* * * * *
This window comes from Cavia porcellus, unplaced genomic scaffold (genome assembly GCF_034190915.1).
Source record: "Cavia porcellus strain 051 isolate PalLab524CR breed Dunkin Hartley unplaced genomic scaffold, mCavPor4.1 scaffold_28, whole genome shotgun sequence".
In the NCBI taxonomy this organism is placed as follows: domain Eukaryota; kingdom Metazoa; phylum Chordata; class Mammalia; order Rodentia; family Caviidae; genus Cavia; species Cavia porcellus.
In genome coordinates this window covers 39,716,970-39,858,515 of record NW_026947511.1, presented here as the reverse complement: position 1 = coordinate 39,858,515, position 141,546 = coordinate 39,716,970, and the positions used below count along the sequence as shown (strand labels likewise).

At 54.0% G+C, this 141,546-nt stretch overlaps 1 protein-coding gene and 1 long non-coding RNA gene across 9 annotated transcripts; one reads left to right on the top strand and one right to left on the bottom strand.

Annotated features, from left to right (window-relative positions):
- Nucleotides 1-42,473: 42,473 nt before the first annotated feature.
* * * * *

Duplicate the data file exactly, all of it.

This window comes from Cavia porcellus, unplaced genomic scaffold (genome assembly GCF_034190915.1).
Source record: "Cavia porcellus strain 051 isolate PalLab524CR breed Dunkin Hartley unplaced genomic scaffold, mCavPor4.1 scaffold_28, whole genome shotgun sequence".
In the NCBI taxonomy this organism is placed as follows: domain Eukaryota; kingdom Metazoa; phylum Chordata; class Mammalia; order Rodentia; family Caviidae; genus Cavia; species Cavia porcellus.
In genome coordinates this window covers 39,716,970-39,858,515 of record NW_026947511.1, presented here as the reverse complement: position 1 = coordinate 39,858,515, position 141,546 = coordinate 39,716,970, and the positions used below count along the sequence as shown (strand labels likewise).

At 54.0% G+C, this 141,546-nt stretch overlaps 1 protein-coding gene and 1 long non-coding RNA gene across 9 annotated transcripts; one reads left to right on the top strand and one right to left on the bottom strand.

Annotated features, from left to right (window-relative positions):
- Nucleotides 1-42,473: 42,473 nt before the first annotated feature.